In seems that projects such as the Living Memorial or the OFF-Biennale Budapest depend on the commitment, enthusiasm, and political awareness of individuals—“professional” and “civilian.” It is more than self-organization; in order to run these highly demanding projects, the people involved usually need to re-organize their lives to a degree that borders self-exploitation, and of course not everybody can do that. These positive forms of resistance, moreover, are not institutional critique: they go beyond “complaining”; their wish is not to return or reform previous infrastructures, rather, to imagine and build up something without it. It is not mere escapism either, as these initiations act as quasi public institutions and perform public functions, such as the support of critical art practices or revisiting the country’s troubled past.

1.  See more about it in the publication of the Vasarely Go Home project by artist Andreas Fogarasi: Franciska Zólyom ed. Andreas Fogarasi—Vasarely Go Home. Leipzig – Zürich: Galerie für Zeitgenössische Kunst – Spector Books – Museum Haus Konstruktiv, 2014.
2.  See for instance, Edit Sasvári, “Cultural Repatriation as Political Strategy—Victor Vasarely and Kádár-Era Hungary.” Franciska Zólyom ed. Andreas Fogarasi—Vasarely Go Home. Leipzig – Zürich: Galerie für Zeitgenössische Kunst – Spector Books – Museum Haus Konstruktiv, 2014: 63–64.
3.  See more about “unofficial art” and the “second public sphere” in general in Hungary, in, among others: Hans Knoll ed. Die zweite Öffentlichkeit. Kunst in Ungarn im 20. Jahrhundert. Dresden: Verlag der Kunst, 1999; János Sugár, “Schrödinger’s Cat in the Art World.” IRWIN ed. East Art Map. London: Afterall, 2006: 208-212; the website built around the conference Performing Art in the Second Public Sphere,; Dóra Hegyi and Zsuzsa László, “How Art Becomes Public” László Zsuzsa ed. Parallel Chronologies, 2011,; as well as Barbara Dudás, “Polite Quietness—Current Trends in Eastern European Art History.” Mezosfera, Aug 11, 2016,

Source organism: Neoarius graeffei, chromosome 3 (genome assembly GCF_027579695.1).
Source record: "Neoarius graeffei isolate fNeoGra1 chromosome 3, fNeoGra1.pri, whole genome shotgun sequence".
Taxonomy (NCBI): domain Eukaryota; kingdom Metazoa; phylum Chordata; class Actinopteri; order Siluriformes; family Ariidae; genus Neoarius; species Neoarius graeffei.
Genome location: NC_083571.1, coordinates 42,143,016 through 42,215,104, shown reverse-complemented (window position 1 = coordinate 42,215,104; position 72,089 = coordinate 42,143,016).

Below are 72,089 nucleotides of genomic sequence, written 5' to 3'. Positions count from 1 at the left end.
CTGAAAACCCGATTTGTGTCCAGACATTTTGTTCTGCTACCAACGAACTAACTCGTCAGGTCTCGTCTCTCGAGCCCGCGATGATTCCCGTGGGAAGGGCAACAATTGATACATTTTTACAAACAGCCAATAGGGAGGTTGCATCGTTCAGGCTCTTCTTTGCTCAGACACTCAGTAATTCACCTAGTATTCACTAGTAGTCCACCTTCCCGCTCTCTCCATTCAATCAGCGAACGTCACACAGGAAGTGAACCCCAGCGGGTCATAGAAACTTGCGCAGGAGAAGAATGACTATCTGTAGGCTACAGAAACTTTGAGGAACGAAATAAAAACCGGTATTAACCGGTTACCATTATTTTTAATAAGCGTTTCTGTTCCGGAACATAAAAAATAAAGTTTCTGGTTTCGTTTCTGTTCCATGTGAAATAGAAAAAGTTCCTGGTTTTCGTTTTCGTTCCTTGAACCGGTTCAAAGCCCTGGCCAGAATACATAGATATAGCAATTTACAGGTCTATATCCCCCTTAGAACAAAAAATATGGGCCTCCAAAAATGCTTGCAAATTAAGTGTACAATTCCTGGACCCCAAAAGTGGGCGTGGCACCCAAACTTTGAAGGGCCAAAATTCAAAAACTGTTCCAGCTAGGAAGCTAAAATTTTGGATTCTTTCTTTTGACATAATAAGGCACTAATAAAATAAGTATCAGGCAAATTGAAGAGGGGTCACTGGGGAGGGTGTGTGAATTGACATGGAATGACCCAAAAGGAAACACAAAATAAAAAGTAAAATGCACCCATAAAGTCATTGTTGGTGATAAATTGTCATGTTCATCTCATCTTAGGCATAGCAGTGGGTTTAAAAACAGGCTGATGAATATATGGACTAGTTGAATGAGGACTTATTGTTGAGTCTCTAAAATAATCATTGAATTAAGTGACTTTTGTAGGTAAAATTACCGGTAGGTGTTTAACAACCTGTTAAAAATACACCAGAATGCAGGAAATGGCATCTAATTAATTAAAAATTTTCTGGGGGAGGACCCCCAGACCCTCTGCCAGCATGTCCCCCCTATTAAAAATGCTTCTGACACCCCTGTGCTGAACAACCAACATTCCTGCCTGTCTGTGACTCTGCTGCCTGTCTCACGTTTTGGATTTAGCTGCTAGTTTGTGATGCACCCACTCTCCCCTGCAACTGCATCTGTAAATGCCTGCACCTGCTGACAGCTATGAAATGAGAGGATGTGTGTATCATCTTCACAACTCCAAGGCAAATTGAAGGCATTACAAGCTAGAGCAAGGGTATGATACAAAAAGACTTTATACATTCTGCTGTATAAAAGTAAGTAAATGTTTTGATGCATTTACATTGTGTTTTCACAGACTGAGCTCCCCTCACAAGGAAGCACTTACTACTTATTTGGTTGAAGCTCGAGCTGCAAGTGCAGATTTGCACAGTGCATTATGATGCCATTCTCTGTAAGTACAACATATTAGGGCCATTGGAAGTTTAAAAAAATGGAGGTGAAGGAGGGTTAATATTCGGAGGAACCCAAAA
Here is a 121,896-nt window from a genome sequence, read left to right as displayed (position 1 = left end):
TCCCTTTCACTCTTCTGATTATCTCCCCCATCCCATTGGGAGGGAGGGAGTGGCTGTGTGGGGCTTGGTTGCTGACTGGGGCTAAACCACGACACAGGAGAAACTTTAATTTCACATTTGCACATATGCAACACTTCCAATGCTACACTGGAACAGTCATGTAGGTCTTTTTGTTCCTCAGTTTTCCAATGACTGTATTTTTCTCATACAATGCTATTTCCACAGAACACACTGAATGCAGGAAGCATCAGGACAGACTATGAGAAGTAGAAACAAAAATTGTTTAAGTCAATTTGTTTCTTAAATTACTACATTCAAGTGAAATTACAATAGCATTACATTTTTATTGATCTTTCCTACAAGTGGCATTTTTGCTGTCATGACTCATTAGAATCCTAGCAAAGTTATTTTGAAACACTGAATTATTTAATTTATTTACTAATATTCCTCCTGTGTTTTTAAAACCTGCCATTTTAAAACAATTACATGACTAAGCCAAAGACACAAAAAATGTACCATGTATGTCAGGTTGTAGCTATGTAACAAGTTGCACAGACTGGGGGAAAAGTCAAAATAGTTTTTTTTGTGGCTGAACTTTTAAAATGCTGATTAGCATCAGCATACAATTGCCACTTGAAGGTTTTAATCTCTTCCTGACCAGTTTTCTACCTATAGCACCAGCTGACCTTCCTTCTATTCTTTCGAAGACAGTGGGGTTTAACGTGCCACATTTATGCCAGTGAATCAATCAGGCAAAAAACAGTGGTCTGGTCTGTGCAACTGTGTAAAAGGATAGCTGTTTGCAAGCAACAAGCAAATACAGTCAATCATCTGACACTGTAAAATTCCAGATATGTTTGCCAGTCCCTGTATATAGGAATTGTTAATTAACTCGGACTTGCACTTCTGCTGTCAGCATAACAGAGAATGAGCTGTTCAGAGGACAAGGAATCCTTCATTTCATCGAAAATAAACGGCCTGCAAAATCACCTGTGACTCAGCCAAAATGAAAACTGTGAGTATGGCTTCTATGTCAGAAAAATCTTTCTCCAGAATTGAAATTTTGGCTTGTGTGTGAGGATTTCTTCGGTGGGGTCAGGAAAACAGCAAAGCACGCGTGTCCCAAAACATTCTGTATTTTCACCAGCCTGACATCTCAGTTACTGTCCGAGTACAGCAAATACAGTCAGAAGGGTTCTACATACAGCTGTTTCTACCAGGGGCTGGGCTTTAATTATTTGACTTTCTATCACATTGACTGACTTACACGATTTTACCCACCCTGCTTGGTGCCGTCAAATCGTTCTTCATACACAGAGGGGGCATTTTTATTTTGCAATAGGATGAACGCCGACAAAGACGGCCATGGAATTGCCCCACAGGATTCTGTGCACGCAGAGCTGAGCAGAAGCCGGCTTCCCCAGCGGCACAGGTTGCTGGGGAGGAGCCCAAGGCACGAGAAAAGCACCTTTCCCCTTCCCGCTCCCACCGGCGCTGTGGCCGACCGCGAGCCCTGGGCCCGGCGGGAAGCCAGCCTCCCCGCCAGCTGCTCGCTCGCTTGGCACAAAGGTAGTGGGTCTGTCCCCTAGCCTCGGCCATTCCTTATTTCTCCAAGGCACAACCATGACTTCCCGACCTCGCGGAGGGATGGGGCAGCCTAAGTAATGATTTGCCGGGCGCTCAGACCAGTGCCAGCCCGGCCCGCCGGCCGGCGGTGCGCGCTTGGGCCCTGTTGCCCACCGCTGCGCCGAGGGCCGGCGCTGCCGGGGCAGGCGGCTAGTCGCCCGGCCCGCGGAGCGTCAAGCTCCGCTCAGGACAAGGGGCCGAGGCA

4.  László Zsuzsa’s unpublished manuscript, 2014.
5.  Jelena Vesić, “Post Research Notes. (Re)serach for the Ture Slef-Managed Art.” Paul O’Neill, Mick Wilon eds. Curating Research, London: Open Editions, Amsterdam: De Appel: 118–119.
6.  Edit Sasvári, Ibid, 63, 67.
7.  Sasvári, Ibid, 64–70.
8.  The exhibition was produced for the Museo Nacional Centro de Arte Reina Sofia, Madrid in 2011, and it was shown at the Trafó Gallery in Budapest (2012), at the Galerie für Zeitgenössische Kunst, Leipzig (2014), as well as at the Museum Haus Konstruktiv, Zürich (2014).
9.  For instance, curators and researchers László Zsuzsa or Beáta Hock.
10.  See more on this, among others, Edit András, “Vigorous Flagging in the Heart of Europe: The Hungarian Homeland under the Right-Wing Regime.” e-flux Journal No. 57,09/2014,; József Mélyi, “Collective Time Travel Without a Future” Mezosfera, April 9, 2016,; Barnabás Bencsik, “The Steamroller Advances Relentlessly. The National Salon at the Műcsarnok/Kunsthalle, Budapest.” Mezosfera, April 10, 2016,
11.  See especially Bencsik, Ibid.
12.  See on the website that collects information about various protests against the Hungarian Academy of Arts and current cultural politics in Hungary: